I’ve been thinking a lot about confidence lately. Many people come into my office requesting to work on building more confidence. They often want to be more confidence with people, have more confidence in their job, or simply more confidence in themselves. So what is confidence? What makes us actually feel confident? Here are my thoughts on the subject:
Remember when you were learning how to ride a bike? I do. I had a purple bike that I had received for Christmas. I remember having training wheels and thinking that I could ride that bike wherever. I didn’t really need the training wheels to come off because I could get around pretty well with them on. But the bike was limited. It couldn’t go as fast as it was designed to go with training wheels. Somewhere I knew I wasn’t REALLY riding a bike. I was kinda “getting by”. I don’t remember exactly when we took the training wheels off but I do remember my dad holding onto the back seat of my bike and telling me I could do it. I do remember being scared and hoping that at some point I would learn to do it without fear.
I must have eventually learned, because I can now ride a bike. For a while I even got so good that I could ride with no hands! I can’t do that anymore. Haha! But, I do remember vividly two instances where I fell off my bike. One year after school was out for the summer, I took off around the block as fast as I could go, skidded on some gravel, and scraped up my arm. I remember having my mom having to pick out the gravel out of the scrape. Not a pleasant memory. Another time I fell, I fell over my handle bars, walked back home bruised and scraped, and actually passed out in the chair while my mom was cleaning me up. Despite the clear memory of these two falls, I have still chosen to ride a bike knowing the risks, knowing that I could fall.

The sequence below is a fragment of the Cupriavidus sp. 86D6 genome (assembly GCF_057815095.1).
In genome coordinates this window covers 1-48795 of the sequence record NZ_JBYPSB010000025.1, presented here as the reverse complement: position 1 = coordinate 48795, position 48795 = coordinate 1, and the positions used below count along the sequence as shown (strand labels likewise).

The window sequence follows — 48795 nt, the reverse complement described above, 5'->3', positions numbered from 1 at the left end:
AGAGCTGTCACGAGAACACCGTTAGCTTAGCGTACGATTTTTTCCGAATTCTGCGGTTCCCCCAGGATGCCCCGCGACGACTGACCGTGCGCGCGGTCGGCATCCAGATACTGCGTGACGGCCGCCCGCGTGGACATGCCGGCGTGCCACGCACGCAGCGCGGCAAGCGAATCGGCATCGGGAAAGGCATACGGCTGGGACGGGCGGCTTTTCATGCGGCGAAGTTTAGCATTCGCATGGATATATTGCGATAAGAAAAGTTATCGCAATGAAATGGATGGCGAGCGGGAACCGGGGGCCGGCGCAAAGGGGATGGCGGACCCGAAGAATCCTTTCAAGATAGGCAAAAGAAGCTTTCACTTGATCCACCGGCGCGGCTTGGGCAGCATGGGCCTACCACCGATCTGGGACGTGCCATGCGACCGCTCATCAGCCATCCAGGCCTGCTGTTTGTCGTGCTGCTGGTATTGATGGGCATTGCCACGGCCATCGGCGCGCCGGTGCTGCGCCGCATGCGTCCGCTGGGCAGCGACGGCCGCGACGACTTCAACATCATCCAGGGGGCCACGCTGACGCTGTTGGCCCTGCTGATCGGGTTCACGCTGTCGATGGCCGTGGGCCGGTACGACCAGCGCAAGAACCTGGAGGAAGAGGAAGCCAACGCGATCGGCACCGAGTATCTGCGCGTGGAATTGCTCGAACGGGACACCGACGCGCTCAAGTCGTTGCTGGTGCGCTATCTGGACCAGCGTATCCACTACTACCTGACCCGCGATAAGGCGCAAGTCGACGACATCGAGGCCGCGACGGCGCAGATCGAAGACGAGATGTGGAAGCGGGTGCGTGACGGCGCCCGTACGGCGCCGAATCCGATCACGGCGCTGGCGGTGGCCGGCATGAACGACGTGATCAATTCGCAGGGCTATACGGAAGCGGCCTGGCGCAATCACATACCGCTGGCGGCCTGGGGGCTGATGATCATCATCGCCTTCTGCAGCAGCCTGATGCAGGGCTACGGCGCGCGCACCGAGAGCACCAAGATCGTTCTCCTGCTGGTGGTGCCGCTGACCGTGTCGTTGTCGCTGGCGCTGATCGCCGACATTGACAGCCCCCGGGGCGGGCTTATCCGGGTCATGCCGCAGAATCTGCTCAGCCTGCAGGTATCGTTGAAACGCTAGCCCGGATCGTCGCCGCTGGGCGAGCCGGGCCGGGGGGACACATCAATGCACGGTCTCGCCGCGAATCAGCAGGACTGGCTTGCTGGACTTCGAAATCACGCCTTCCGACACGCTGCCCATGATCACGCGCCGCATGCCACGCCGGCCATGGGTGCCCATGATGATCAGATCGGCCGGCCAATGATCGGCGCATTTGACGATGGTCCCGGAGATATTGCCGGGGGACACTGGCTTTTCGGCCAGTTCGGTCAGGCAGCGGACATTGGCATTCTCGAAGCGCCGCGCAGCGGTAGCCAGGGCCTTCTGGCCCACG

How did I do that? How did I continue riding a bike as a kid knowing that I could fall? How did my brain let me get back on the bike? Why on earth would I get on a bike now knowing that I could fall again? Ironically, even though I remember those moments pretty well, I have much more evidence that riding a bike is pretty safe, generally fun activity. I could only develop that evidence by actually engaging in the activity and practicing over and over and over.
As I have been thinking about the concept of confidence, I have come to the conclusion as a cognitive-behavioral therapist that confidence is a set of identified behaviors and thoughts that have been practiced over and over until they have become so routine and usual that they don’t feel out of place or cause a sense of fear. Think about that for a moment….a set of practiced thoughts and behaviors that are practiced and practiced. That means, if I want to be confident, I have to identify confident behaviors. Then I have to practice them. Or, I have to identify what are confident thoughts, and then practice them. As a child, in order to ride a bike, I had to get on the bike and actually engage in the behavior of riding the bike, but I also had to say to myself that it was possible, I had to tell myself that I would learn, and I had to practice these types of thoughts every time I got on the bike.
So what are confident thoughts that are behaviors? In Marsha Linehan’s Dialectical Behavioral Therapy (DBT) Skills, there is one skill that is called “Appear Confident”. I love that she calls this a skill. Working on appearing confident, though we don’t totally feel confident, is about practicing those thoughts and behaviors that actually lead to genuine sensations of being confident. The more we practice, the less we have to appear confident, and we find that we ARE confident.
The opposite is also true, however. If we practice thoughts and behaviors of being self-conscious, guess what the outcome of that will be?
If you’re struggling with confidence, consider what your thoughts and behaviors might be if you actually felt confident. Perhaps you would make more eye contact. Perhaps you would say nicer things to yourself. Perhaps you would say or do a lot of things differently if you had confidence. Then, do these things!! Don’t wait until your emotions change, change your thoughts and behaviors to see if your self-conscious feelings can transform into new feelings of confidence.
Until next time,